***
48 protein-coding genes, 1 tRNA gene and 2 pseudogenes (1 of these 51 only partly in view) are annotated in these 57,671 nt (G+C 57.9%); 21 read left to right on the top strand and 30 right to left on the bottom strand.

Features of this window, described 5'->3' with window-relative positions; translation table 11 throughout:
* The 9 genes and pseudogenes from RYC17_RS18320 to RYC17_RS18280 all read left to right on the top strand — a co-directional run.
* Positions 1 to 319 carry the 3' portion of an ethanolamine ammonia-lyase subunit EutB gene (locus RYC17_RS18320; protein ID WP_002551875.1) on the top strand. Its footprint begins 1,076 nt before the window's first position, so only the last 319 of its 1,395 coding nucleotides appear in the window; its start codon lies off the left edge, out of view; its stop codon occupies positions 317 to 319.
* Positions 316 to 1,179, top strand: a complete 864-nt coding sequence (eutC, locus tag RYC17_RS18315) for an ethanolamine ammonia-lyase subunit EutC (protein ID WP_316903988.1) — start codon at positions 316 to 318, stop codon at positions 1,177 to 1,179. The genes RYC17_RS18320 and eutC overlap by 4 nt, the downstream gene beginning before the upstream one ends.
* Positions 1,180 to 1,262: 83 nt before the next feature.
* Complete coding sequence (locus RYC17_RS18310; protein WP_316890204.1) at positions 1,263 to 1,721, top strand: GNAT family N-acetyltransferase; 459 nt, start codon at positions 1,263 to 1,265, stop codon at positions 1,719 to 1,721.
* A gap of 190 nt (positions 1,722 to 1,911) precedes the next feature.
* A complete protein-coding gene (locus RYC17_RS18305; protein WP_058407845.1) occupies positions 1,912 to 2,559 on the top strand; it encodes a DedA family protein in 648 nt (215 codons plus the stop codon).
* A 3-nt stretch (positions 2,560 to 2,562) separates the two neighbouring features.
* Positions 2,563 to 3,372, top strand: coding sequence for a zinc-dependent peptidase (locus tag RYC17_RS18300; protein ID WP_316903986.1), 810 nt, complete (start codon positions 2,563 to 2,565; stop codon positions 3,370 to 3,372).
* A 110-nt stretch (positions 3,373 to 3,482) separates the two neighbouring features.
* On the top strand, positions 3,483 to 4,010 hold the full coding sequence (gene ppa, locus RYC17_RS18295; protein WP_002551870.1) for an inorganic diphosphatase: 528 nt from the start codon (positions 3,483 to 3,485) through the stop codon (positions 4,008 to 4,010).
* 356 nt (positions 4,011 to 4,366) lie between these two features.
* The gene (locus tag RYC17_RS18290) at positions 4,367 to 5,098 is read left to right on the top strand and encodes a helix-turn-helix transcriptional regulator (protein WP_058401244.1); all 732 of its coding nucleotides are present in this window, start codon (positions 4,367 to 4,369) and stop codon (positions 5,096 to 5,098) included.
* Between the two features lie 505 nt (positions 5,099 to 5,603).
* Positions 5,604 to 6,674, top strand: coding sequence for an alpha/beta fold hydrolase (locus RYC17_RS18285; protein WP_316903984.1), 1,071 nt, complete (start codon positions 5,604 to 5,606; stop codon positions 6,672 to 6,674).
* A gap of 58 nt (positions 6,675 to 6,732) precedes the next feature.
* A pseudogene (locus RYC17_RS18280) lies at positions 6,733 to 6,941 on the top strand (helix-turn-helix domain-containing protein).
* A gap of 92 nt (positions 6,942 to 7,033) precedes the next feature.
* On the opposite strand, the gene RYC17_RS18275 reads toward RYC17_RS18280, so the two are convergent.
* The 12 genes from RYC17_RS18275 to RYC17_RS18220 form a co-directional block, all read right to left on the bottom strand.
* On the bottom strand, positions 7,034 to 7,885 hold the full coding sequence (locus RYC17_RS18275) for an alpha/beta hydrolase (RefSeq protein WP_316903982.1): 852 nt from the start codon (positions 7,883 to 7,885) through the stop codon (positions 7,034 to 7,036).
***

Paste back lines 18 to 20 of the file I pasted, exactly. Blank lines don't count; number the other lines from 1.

* A gap of 58 nt (positions 6,675 to 6,732) precedes the next feature.
* A pseudogene (locus RYC17_RS18280) lies at positions 6,733 to 6,941 on the top strand (helix-turn-helix domain-containing protein).
* A gap of 92 nt (positions 6,942 to 7,033) precedes the next feature.